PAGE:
Songwriter Songs 1970s: 11 Timeless Masterpieces You Should Have in Your Playlist

The 1970s marked a transformative era in popular music. Departing from the dominance of rock ‘n’ roll, blues, and R&B, this decade witnessed a captivating shift toward diverse styles. Disco, funk, and soul emerged as the frontrunners, but captivating audiences worldwide. 

Attempting to pinpoint the definitive songs of the ’70s seems like an impossible challenge. I mean, who can possibly choose between the timeless creations of Stevie Wonder, Elton John, Bob Dylan, or John Lenon? 

Still, in this exploration of a golden era, we’ll aim to capture the best masterpieces that left an indelible mark on the 1970s musical tapestry. Here are songwriter songs 1970s that you won’t regret having on repeat on your playlist!

1. Imagine – John Lenon (1971)

“Imagine” is a cornerstone of John Lennon’s musical legacy, holding a distinguished place as one of his most renowned and impactful creations. 

Released in 1971 as the title track of the album bearing the same name, this song became the global anthem for peace and unity.

The lyrics became a powerful force for peace movements and social justice causes. Serving as an inspiration, Lenon invites listeners of all generations to dream of a world devoid of barriers.

The song’s impact extends far beyond its time, solidifying its place as one of the most iconic masterpieces of the 1970s.

2. Rocket Man – Sir Elton John (1972)

Among the hits of the 70s, Elton John’s timeless anthem, “Rocket Man,” continues to orbit in popular culture, maintaining its triple-platinum allure even five decades after its debut.

The song’s enduring resonance lies in its ability to articulate the universally dreaded feeling of isolation. “I’m a rocket man / Rocket man, burning out his fuse up here alone,” as the famous line goes.

Interestingly, while sad songs with melancholic themes weren’t new in the 70s, space exploration was at the forefront of cultural consciousness. By a stroke of fate, the Apollo 16 mission launched astronauts to the moon around the time of “Rocket Man’s” debut. How cool is that?

Now, the out-of-this-world anthem stands as an enduring symbol of Elton John’s musical prowess and cultural influence.

3. Take Me Home, Country Roads – John Denver (1971)

Released nearly fifty years ago as a single from the 1971 album “Poems, Prayers & Promises,” John Denver’s “Take Me Home, Country Roads” has stood the test of time.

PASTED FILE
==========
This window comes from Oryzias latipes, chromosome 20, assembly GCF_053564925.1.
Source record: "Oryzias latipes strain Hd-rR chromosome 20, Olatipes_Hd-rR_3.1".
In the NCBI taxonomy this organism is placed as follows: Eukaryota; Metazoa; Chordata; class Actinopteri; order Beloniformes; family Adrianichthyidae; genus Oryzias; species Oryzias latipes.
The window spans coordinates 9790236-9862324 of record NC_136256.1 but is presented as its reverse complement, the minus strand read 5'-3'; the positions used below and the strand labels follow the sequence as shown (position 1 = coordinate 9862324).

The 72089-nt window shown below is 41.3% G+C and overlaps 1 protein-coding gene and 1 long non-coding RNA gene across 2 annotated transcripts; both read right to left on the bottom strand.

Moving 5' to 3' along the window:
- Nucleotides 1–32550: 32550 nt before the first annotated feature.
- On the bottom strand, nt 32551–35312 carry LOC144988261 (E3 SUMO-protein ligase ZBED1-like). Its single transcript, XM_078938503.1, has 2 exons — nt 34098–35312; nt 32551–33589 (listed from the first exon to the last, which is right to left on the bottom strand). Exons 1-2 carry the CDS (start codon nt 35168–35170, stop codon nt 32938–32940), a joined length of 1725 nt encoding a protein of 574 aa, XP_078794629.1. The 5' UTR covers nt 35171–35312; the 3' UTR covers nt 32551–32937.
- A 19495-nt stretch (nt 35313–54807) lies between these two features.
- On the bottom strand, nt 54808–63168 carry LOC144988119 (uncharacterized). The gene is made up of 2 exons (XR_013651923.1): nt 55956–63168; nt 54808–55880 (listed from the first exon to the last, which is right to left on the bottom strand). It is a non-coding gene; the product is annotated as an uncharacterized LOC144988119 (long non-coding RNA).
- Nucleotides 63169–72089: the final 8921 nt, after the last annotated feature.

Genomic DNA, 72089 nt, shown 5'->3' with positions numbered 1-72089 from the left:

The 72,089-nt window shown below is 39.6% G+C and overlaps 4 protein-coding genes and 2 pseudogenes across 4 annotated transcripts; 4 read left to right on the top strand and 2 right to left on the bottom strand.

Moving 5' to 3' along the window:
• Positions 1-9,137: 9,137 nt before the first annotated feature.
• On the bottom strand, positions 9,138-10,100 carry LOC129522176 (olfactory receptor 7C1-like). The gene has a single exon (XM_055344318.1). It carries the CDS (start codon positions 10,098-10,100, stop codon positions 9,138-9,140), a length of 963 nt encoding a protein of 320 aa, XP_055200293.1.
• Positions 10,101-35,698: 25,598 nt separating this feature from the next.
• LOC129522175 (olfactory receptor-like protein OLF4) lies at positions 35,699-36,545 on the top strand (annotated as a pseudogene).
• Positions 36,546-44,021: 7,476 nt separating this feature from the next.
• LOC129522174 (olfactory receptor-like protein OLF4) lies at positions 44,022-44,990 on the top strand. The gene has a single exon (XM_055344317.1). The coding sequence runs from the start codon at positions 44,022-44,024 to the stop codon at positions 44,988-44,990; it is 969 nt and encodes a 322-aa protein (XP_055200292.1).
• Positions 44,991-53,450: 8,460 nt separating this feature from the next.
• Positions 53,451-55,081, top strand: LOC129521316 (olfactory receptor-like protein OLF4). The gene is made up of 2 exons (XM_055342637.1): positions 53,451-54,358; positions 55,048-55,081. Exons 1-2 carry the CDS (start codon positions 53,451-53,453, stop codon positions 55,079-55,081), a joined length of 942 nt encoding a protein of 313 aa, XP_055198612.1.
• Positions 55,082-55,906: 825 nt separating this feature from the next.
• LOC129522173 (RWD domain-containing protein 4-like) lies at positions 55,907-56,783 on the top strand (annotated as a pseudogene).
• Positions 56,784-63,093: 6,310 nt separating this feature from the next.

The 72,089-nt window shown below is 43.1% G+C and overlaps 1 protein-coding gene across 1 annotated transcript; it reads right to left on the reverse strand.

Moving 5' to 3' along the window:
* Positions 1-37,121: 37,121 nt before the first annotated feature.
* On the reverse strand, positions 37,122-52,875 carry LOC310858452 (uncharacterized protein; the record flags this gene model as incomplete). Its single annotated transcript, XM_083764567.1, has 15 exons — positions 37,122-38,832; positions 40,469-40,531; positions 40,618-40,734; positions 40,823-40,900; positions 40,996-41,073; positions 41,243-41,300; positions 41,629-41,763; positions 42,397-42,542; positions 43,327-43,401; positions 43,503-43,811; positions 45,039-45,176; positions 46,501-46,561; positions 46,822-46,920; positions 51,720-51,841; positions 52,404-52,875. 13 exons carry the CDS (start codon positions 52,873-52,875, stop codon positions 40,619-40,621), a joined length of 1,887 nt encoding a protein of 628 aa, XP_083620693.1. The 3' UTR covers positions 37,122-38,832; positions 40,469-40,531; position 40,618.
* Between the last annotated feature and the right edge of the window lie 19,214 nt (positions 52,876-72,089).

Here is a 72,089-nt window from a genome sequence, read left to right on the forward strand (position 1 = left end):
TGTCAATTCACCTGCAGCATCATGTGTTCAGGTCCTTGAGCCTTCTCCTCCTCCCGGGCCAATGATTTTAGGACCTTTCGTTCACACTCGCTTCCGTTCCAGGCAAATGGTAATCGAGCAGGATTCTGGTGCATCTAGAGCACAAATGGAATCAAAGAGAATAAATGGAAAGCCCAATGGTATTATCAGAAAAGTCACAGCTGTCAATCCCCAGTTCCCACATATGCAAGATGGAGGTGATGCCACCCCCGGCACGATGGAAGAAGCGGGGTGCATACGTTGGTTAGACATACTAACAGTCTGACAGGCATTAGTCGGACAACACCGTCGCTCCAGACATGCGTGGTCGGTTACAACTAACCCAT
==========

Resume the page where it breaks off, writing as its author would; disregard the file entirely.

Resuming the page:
Achieving Gold certification by the RIAA in 1971 and later earning Platinum status in 2017, the song’s enduring success attests to its timeless appeal.

“Take Me Home, Country Roads” came out during a period of cultural turbulence in the United States, marked by the Vietnam War and the civil rights movement. In this context, Denver’s celebration of the beauty of rural life became a soothing balm for a generation questioning the values of their predecessors. 

Despite its specific homage to West Virginia, the song’s universal message of love and yearning for a simpler life resonates globally.

4. Superstition – Stevie Wonder (1972)

Dropping on October 24, 1972, as the lead single from the fifteenth studio album “Talking Book“, Stevie Wonder’s “Superstition” tackles the idea of baseless beliefs.

The lyrics intricately weave through popular superstitious fables, like accidentally breaking glass or the number 13, spotlighting the detrimental outcomes of such ideas.

“Superstition” was originally crafted for Jeff Beck as part of a collaborative agreement for the album “Talking Book.” However, despite the initial plan for Beck to record his version, Berry Gordy’s foresight led to the release of Stevie Wonder’s rendition, marking one of his best-selling singles.

Stevie Wonder performing on stage

The song became a milestone for Wonder, claiming the number-one spot on the Billboard Hot 100 on January 27, 1973.

5. Layla – Eric Clapton (1970)

In the sultry Florida heat of midsummer 1970, Eric Clapton found himself at a pivotal crossroads in his life—both musically and emotionally. 

Disenchanted with stardom, he had disbanded Blind Faith, fled Britain with a drug habit, and harbored a daring plan to craft an album that could mend a fractured heart.

Little did the world know that this seemingly tragic juncture would birth one of Eric Clapton’s finest pieces—“Layla.”

Released in the same year, the iconic song endures as one of Clapton’s most celebrated compositions. Co-written with Jim Gordon, the lyrics encapsulate raw emotions, heartbreak, and the agony of unrequited love.

To this day, “Layla” remains a musical masterpiece that continues to captivate audiences for decades.

6. For a Dancer – Jackson Browne (1974)

Jackson Browne is a legendary figure in American music boasting a packing resume.